3 - unobvious - things I learned serving entrepreneurs
|Jean de La Rochebrochard||Aug 30, 2013|
I have raised funds for about 20 tech companies over the past 4 years. It is always both a challenge and a rewarding experience. You enjoy a very privileged way of looking at things.
For instance, you build a unique relationship with the entrepreneurs. Through the initial process while you prepare all the materials before contacting investors, you learn a lot about the whole company (market, product, people…) and its founders (tough to be a solo founder unless your core team rocks). You actually learn a lot more than you disclose because — and in a way that — you get into the intimacy of the founders, which helps you understand who they are, how they act, where they come from and are heading to.
There is no hide-and-seek game, no soft layer on top, no Gatsby.
You identify pretty quickly their qualities and their flaws. And even though you’re not running the company, you know where it grates. Often, the founders know it too. There are millions of reasons. But assuming that 1) the addressable market is huge 2) the team is awesome and 3) the product is appealing and solving a real world problem - what can be missing that you don’t see… I have identified three things :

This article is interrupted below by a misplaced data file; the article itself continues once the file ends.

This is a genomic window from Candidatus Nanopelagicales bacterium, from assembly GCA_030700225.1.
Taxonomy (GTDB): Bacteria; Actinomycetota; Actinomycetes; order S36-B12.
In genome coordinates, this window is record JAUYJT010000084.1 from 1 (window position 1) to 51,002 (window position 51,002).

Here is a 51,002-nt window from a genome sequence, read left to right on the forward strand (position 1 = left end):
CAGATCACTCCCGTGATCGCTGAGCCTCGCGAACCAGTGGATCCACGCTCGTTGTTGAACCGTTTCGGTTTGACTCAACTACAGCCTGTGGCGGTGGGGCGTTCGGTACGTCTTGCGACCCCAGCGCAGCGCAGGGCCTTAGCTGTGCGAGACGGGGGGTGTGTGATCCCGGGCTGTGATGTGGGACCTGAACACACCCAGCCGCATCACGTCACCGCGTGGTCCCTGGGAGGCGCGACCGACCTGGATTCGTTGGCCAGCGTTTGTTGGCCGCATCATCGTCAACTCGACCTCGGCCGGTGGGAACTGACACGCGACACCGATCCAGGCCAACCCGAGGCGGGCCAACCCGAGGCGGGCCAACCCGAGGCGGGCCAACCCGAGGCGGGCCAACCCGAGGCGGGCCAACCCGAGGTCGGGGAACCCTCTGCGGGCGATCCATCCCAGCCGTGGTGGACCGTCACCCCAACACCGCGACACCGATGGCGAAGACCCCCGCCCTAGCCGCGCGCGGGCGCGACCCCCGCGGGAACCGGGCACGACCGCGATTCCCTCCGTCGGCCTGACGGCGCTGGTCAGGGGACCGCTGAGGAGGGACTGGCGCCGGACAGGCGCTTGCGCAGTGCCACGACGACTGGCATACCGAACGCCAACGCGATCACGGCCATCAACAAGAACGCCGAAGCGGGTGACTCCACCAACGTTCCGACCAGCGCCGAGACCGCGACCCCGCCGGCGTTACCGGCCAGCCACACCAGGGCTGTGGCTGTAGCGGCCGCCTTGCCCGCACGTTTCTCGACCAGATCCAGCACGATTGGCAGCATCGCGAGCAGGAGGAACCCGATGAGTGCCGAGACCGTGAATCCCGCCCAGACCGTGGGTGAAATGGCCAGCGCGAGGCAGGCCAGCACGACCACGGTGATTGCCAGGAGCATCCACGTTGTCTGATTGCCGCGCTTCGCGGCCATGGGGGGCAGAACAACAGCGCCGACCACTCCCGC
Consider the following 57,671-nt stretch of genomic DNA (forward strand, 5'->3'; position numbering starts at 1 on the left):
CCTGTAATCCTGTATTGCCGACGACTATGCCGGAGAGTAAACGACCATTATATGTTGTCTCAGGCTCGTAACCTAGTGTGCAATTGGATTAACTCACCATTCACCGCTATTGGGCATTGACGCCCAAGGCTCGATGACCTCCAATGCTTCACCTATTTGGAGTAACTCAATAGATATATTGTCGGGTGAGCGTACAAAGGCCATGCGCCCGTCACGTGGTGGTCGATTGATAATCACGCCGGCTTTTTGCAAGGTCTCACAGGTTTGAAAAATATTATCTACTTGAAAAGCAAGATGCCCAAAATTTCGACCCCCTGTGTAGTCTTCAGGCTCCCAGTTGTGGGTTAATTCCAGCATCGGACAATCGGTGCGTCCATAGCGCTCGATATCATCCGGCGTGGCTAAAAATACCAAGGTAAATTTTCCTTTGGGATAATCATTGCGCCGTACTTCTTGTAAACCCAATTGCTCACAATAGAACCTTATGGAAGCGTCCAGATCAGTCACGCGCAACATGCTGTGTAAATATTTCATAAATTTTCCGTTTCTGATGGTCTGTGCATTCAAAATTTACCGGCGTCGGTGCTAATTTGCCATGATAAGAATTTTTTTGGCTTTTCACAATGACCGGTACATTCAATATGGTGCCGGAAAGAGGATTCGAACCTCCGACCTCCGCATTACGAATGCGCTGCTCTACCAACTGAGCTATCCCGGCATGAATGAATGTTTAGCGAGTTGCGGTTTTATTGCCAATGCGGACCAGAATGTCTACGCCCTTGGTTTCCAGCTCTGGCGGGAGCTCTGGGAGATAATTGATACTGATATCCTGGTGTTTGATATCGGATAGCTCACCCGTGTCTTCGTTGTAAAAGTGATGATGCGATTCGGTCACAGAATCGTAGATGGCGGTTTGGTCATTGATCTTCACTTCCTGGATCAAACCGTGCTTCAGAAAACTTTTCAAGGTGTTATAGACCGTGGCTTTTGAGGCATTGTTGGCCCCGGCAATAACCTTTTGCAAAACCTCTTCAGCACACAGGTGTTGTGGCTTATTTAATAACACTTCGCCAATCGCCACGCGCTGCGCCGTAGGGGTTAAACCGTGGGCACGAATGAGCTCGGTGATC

Leadership | Personal Initiatives | Corporate Culture & Cohesion
To establish a leadership is critical for at least one reason among many others: You won’t never build a lasting core team of top managers around you if you fail at leading them. Leadership is also a strong asset when pitching investors. Some entrepreneurs are leaders by nature, others aren’t. It can be taught although some entrepreneurs will always fail at leading. It’s personal.
I have also been surprised in a lot of companies by the lack of initiatives from the rest of the team. The founders’ role is to create a work environment that encourages employees’ engagement through rewards and personal initiatives. It’s challenging, good for innovation, good for personal and team mindset… Furthermore, it allows entrepreneurs within the company to identify the leaders, the creatives, the followers, the independents, the team-oriented, the ones with big ideas, the ones with small ideas, the do-ers… Every single little things matter, make initiatives emerge.
Finally, corporate culture and cohesion is very important for both the present and the future of the company. It’s the glue that will make things last longer as well as the mechanism which prevent your company to decline from inertia. Communication, open hours between employees and managers, events, team work, personal initiatives… Make sure your company is always moving and open to the world because, you know it, tough times are always ahead. Your corporate culture and cohesion expenses should actually be a line of your business plan!
Those rules are true in a 5 people startup just as in a 500 people corporation and the sooner you put them into your DNA, the better you’ll scale around you an amazing team to achieve great things all together.